Reflections On ‘Afghanistan: Embedded With Texas Troops’
CBS 11 News anchor Keith Garvin and photojournalist Edgar Solis were recently embedded with soldiers in Afghanistan to see the U.S. war effort firsthand. Click here to read more of their stories.
BAGRAM AIRFIELD, Afghanistan (CBSDFW.COM) – The last installment of Afghanistan: Embedded With Texas Troops ran Friday night on CBS 11 News at 10:00 p.m. (rerun this past Monday morning on CBS 11 News This Morning). Nine stories over three weeks after spending 15 days on assignment. People still ask me, “What was it like?” My response continues to be, “Wish I was still there. Can’t wait to go back!”
So much has happened since photojournalist Edgar Solis and I returned. Four American soldiers have been killed in two separate incidents after protests were sparked after accidental burning of Qurans by U.S. soldiers at Bagram Airfield. The White House, Pentagon, and State Department are doing all they can to make sure an unintentional slight does not wreck 10 years of progress. Almost every soldier we came across, from commanders to the troops patrolling the streets, believed that a peaceful and stable transition was right around the corner. I think everyone involved, including you the U.S. taxpayer, is hoping that peaceful and stable transition can still come to fruition in the near future.
A lot of people wonder why I would want to return to a war zone. There are several reasons, but the main one is the same reason I pitched the story over a year ago: I believe the soldiers are worth it.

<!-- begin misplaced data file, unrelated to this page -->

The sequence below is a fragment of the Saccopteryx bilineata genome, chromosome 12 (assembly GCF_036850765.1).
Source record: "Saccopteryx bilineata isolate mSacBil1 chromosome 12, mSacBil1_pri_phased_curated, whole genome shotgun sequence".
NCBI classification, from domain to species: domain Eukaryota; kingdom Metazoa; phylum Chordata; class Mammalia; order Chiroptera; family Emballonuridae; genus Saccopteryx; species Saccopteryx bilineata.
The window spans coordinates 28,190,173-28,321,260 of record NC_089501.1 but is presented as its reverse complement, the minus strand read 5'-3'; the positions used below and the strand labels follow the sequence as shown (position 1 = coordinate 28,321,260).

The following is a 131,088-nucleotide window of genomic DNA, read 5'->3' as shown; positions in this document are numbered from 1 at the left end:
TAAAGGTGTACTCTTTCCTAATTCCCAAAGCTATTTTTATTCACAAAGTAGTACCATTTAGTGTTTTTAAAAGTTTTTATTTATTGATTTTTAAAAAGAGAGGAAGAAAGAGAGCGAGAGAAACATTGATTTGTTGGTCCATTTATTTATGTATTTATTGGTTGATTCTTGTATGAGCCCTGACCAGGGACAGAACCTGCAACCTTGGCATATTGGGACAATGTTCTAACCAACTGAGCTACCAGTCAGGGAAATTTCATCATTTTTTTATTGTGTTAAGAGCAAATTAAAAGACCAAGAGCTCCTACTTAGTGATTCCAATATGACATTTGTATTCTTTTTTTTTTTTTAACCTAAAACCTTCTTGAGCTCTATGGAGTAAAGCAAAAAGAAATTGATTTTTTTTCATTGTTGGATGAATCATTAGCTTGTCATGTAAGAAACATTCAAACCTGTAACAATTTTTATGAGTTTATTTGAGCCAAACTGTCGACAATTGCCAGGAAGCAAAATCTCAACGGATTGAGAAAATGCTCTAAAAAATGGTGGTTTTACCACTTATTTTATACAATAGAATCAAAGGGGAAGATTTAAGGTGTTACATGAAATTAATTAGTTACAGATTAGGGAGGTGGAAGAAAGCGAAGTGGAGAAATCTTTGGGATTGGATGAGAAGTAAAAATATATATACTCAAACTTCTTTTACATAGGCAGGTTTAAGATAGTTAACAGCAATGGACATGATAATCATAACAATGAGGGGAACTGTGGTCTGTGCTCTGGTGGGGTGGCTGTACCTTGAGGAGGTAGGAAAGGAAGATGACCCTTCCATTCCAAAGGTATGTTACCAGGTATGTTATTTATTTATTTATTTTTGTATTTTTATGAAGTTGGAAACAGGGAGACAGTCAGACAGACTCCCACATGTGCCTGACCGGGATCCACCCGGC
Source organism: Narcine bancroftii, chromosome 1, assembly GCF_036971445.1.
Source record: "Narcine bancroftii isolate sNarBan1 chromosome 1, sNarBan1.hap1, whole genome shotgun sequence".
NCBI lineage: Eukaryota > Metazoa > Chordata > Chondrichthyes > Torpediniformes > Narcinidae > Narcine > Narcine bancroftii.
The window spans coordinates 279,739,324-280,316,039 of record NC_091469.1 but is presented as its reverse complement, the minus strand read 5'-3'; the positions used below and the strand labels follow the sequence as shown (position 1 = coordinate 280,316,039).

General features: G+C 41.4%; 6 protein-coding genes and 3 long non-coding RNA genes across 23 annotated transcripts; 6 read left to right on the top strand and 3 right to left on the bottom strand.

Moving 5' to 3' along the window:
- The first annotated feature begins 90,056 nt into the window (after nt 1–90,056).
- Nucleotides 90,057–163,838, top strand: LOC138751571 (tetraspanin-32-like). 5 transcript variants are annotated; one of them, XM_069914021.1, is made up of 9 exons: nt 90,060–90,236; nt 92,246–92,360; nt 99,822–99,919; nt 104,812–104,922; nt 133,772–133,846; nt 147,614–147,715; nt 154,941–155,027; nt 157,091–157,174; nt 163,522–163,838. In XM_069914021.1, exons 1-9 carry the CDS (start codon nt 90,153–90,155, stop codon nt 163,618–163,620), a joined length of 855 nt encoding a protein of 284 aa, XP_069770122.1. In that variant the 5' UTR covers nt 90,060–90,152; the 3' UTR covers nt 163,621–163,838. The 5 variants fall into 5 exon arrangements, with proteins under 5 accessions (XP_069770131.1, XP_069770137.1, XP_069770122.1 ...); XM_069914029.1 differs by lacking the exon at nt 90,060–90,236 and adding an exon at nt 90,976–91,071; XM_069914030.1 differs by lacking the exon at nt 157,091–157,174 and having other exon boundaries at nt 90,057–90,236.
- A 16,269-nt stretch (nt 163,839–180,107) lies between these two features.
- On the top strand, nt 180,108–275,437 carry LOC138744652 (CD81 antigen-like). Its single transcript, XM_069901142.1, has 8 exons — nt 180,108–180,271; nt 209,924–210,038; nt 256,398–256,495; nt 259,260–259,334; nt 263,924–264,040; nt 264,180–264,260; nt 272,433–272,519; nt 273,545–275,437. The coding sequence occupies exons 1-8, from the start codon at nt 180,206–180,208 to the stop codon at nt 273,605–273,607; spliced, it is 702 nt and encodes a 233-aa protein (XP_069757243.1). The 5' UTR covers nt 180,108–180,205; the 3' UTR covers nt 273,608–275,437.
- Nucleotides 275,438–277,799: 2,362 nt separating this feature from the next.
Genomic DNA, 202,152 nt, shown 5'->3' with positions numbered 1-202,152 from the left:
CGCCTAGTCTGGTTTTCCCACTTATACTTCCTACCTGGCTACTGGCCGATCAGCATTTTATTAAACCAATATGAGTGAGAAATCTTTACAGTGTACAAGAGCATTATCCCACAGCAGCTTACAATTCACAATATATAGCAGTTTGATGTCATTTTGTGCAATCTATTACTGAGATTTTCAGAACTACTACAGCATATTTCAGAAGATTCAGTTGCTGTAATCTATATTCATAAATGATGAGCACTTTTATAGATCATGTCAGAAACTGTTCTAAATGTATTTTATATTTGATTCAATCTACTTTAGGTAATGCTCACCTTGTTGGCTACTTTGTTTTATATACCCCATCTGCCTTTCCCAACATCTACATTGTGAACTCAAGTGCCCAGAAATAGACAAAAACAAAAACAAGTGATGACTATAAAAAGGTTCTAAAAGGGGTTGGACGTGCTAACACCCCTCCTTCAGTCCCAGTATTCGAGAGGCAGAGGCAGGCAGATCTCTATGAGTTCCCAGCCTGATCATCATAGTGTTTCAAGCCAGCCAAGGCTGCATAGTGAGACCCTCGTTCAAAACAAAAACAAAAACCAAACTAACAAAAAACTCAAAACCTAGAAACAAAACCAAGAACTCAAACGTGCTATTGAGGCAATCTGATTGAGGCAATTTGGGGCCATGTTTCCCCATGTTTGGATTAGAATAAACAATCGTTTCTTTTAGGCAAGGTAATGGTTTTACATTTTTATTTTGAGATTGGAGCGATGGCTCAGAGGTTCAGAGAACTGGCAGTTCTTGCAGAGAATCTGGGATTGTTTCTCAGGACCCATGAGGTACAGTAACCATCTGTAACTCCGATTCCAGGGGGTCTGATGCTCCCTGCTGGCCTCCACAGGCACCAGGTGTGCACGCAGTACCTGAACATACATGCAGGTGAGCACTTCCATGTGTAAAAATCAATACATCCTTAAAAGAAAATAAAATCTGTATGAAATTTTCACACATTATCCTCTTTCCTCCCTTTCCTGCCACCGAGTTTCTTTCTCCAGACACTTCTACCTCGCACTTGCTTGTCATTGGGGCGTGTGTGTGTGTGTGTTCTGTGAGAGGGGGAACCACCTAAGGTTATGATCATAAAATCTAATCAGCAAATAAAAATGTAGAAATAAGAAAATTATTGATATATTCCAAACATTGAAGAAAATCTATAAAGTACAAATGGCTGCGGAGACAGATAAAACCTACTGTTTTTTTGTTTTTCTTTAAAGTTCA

The country is understandably concerned about the economy, unemployment, soaring gas prices, and an upcoming presidential election. Americans also are battle weary after two wars over the past 10 years. But we can’t forget that we continue to pay a heavy price in human and financial capital to get things right in Afghanistan. Our men & women in uniform are willingly serving our country at great risk to themselves and their families. When I was in Afghanistan numerous soldiers told me that while they believed the majority of the country supported them, they felt most Americans simply weren’t paying attention anymore to their efforts in Afghanistan. Others who regularly deal with the media admitted that it’s “very hard” to get American journalists interested in coming to Afghanistan to report on the situation. Maybe because I come from a long family history of military service that dates back to World War I, or because military-related stories have been the most exhilarating of my career, or because for whatever reason I “get” our troops & understand their lingo I have a desire to tell their stories. Or maybe it’s because I’ve seen firsthand the aftermath of their most sacred sacrifice on the battlefield. Whatever the reason I believe their story should remain in the forefront of the public’s attention as opposed to the back burner.